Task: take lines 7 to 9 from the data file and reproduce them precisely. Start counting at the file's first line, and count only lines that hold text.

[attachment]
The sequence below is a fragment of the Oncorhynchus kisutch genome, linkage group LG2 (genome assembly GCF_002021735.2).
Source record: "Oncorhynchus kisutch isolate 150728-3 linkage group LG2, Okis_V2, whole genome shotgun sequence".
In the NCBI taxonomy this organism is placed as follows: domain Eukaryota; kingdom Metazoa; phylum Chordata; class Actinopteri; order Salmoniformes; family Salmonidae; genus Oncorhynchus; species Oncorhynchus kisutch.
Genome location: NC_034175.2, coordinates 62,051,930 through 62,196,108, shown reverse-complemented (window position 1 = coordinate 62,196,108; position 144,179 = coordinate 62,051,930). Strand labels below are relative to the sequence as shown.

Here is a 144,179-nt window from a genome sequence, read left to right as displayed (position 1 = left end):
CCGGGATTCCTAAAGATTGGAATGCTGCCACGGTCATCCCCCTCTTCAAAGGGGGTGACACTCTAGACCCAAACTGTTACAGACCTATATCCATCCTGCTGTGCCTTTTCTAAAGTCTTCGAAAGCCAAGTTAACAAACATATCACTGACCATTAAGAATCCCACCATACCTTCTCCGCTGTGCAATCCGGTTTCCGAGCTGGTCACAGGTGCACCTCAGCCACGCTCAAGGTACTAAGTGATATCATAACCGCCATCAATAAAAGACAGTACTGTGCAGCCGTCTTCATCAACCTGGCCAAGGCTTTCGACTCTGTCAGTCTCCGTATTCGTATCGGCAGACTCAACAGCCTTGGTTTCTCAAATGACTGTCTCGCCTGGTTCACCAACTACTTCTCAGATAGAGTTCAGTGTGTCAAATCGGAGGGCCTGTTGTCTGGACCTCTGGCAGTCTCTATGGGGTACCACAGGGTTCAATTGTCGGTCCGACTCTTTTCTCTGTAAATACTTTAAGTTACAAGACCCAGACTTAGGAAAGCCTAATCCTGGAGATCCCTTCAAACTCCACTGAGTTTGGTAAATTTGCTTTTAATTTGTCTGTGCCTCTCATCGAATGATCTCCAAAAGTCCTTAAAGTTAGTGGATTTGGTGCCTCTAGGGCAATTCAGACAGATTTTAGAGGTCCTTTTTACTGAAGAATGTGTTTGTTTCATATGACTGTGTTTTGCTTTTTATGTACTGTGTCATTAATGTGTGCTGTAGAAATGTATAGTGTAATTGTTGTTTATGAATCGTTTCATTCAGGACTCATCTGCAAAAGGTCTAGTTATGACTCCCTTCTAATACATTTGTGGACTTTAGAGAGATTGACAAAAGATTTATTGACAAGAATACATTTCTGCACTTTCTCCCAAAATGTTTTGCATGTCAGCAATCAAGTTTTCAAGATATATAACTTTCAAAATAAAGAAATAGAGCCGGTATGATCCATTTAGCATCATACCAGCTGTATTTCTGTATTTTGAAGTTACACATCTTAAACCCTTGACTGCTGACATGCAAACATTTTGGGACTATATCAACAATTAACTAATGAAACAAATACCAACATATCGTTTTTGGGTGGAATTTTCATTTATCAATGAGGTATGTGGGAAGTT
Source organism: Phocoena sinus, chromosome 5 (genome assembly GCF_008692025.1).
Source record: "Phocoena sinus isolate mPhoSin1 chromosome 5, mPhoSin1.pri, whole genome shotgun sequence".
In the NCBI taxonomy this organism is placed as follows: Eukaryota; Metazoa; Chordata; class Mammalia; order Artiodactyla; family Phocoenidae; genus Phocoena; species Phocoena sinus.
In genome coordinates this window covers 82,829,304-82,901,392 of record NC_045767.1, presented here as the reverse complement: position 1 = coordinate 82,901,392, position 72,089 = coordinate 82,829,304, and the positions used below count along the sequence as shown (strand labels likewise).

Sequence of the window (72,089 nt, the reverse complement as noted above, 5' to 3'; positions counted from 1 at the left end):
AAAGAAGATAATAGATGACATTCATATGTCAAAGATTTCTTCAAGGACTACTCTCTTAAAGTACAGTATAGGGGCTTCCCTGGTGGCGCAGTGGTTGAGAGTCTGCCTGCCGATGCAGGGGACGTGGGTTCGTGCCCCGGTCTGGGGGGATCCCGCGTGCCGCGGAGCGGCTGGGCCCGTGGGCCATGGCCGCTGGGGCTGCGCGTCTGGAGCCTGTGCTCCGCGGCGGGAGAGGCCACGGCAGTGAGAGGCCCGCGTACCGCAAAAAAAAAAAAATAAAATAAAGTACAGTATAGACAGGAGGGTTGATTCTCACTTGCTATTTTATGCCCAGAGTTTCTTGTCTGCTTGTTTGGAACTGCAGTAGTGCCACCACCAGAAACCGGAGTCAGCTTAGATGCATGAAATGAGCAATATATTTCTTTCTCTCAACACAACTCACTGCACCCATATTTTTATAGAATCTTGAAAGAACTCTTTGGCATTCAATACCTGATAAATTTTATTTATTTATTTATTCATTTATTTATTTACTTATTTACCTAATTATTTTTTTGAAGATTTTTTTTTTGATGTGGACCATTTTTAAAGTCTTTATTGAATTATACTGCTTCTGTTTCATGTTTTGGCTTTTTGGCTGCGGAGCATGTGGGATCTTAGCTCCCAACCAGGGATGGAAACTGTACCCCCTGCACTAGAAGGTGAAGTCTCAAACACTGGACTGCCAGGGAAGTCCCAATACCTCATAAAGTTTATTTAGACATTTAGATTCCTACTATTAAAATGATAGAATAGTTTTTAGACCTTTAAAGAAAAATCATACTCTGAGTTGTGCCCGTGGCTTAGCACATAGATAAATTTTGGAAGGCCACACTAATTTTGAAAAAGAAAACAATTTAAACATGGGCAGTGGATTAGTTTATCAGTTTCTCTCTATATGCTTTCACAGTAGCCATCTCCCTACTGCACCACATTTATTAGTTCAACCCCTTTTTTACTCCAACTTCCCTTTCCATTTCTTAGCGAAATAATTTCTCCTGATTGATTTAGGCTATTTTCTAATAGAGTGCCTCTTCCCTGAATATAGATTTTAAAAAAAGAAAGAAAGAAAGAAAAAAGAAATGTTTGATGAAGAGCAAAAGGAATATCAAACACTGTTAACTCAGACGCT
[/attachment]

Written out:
Source organism: Phocoena sinus, chromosome 5 (genome assembly GCF_008692025.1).
Source record: "Phocoena sinus isolate mPhoSin1 chromosome 5, mPhoSin1.pri, whole genome shotgun sequence".
In the NCBI taxonomy this organism is placed as follows: Eukaryota; Metazoa; Chordata; class Mammalia; order Artiodactyla; family Phocoenidae; genus Phocoena; species Phocoena sinus.